in foreground, landscape of native platns, includiing purple ceanothus in cloom, orange California poppies, and native lilies; in background, native forest of pines and oaks
Native landscaping in sunny forested clearing, featuring blooming ceanothus, California poppies, and native iris

The secret to successful gardening of any kind starts with choosing plants that are a good fit for the environment in which you’re planting them. Select plants that will thrive in the climate, soil, sunlight, and water conditions where you are working. Beyond that, planting plants that belong in the same plant community fosters microscopic soil life, which, in turns, improves plant health.

In the first part of this section, Designing With Native Plants, we’ll explain some basic landscape design guide lines in the context of native plants. Also see our recommendations of the best native plants for a variety of circumstances and objectives. And check out our Calscape guide; Calscape is a valuable CNPS website with information that will help you learn about any California native plant. See what our Calscape handout explains about how easy it is to build plant lists in Calscape and then export them to your computer.

You can download and print these Redbud resources; they are in PDF form.

Designing with Native Plants

This collaboration between CNPS and the Redbud Chapter includes landscaping design tips for native gardens and gardening advice to keep your plants (and soil) healthy. It also includes a hand-picked list of California native trees, shrubs, ground covers, grasses, succulents, and vines recommended by Redbud Horticulture Chair Nancy Gilbert for Nevada and Placer County gardens.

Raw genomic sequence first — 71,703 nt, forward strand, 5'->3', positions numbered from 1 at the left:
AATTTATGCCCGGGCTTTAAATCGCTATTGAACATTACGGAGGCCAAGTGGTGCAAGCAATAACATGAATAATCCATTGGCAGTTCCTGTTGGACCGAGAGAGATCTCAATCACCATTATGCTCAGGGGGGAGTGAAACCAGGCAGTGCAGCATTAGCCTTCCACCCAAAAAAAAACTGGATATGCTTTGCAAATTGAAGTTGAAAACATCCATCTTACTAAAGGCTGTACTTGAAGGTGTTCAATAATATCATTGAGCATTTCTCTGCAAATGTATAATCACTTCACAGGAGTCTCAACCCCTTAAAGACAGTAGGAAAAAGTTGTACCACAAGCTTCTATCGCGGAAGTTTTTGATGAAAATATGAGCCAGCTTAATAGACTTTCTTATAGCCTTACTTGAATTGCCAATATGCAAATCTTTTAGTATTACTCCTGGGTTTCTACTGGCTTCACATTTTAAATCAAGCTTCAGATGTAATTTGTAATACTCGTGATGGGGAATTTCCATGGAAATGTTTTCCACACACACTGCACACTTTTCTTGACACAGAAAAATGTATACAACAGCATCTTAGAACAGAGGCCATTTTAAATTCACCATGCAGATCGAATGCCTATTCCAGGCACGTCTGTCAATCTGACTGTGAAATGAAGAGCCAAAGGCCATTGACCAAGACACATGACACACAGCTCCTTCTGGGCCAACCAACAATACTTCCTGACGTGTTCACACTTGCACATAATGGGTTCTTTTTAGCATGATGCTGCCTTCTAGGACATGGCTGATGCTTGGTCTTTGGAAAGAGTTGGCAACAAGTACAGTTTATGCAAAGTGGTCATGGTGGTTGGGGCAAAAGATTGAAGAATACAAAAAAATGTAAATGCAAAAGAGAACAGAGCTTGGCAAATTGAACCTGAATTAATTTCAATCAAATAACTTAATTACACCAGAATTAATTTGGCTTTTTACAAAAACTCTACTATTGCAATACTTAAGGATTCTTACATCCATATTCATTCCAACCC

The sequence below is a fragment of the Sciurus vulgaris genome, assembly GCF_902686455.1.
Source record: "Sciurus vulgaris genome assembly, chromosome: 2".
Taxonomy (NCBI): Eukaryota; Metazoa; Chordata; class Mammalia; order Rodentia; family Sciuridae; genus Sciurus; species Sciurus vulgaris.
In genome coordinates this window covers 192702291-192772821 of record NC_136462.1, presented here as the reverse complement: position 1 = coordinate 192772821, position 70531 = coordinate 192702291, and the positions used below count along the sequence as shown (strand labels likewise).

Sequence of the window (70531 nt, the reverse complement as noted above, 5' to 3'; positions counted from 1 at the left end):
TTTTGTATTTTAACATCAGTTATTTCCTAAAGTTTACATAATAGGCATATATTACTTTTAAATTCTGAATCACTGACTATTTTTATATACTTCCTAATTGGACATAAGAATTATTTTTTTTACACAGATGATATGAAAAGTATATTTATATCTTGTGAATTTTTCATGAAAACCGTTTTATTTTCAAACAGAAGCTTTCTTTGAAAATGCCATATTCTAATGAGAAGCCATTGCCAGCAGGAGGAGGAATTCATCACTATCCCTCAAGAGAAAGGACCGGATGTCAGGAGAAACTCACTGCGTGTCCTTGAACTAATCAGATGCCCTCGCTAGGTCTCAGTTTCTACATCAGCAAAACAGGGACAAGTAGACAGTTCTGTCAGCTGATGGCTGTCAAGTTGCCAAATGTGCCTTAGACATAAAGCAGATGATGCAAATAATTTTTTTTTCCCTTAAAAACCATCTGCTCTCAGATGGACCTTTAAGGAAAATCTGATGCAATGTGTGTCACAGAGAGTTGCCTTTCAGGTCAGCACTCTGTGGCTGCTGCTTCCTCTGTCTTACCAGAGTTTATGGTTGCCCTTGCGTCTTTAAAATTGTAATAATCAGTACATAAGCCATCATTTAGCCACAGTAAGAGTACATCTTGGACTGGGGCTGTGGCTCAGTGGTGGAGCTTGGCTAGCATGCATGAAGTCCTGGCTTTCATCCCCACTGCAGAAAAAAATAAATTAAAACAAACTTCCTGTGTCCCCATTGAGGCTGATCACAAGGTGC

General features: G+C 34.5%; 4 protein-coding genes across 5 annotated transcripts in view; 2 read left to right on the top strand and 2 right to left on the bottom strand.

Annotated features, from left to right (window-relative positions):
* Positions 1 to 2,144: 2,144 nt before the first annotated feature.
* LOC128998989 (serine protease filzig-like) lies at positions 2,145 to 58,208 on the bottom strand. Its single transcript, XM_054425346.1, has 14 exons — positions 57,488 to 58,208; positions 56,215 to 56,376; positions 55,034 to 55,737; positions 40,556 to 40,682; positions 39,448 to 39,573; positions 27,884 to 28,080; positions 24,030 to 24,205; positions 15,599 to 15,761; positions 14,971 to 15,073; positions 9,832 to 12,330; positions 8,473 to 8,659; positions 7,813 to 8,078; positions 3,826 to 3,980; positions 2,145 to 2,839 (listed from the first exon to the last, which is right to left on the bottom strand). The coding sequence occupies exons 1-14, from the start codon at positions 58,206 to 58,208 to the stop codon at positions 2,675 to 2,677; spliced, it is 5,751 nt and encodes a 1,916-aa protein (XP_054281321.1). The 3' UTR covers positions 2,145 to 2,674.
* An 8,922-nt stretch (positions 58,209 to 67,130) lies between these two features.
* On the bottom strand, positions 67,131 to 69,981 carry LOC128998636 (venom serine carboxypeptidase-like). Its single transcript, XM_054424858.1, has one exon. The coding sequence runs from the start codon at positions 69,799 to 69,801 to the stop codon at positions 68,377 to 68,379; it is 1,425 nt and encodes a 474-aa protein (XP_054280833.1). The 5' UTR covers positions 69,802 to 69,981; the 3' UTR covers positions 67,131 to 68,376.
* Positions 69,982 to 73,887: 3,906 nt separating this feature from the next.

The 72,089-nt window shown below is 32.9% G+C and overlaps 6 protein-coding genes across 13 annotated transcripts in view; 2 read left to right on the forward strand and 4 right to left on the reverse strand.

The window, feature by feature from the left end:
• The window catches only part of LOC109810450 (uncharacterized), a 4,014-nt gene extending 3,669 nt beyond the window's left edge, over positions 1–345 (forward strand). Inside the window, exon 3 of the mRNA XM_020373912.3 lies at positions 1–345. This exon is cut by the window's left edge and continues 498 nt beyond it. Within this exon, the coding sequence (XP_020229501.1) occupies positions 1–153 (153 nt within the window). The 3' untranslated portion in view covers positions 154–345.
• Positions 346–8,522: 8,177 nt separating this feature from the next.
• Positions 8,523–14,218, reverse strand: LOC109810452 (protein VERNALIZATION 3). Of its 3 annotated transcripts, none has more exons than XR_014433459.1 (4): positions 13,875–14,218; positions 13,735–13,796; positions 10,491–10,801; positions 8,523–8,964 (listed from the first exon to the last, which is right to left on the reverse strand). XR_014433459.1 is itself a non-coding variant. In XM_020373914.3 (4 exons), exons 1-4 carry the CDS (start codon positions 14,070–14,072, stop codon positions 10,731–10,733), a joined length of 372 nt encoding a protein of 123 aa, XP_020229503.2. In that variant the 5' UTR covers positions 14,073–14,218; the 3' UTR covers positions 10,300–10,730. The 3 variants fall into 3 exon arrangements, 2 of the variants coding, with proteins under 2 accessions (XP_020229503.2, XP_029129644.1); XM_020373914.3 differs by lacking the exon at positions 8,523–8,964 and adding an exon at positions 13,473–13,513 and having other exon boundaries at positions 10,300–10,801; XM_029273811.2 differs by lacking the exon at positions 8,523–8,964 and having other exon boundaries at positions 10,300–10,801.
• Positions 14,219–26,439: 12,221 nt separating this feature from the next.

Brief overview of landscaping design concepts: accent, framing, and funneling; specimen; and massing. Lists of selected native plants for each concept, with subcategories of tall, medium height, and low. Brief description of each plant.

Selecting Plants for Local Landscapes

These handouts can help you figure out which native plants will work best for your setting and purpose.

This spreadsheet includes information about more than 125 native trees and shrubs; perennials; ground covers; grasses, rushes, and sedges; succulents; and vines. For each plant, indicates if deciduous; whether locally native; preferred sun exposure(s); water requirements; height and width; flower color; and kinds of wildlife attracted.
Handout by Redbud Horticultural Chair Nancy Gilbert from her presentation on “California’s Native Garden Gems.” It provides information on 87 of the most garden-worthy California native plants identified by botanical and common name. Includes brief description of the landscape uses of each species, and a key indicating cultivation requirements and wildlife habitat value.
Handout from Chrissy Freeman’s Redbud presentation, “What Makes Native Gardening Special?” It includes many of the more common natives local to Nevada and Placer Counties for our most widespread local plant communities, specifically oak savannah, chaparral, oak woodland, yellow pine forest, and foothill riparian. To aid in garden design, plants are grouped by understory, mid-story, and overstory.
white, downward-facing single flower, with giant seed pods in background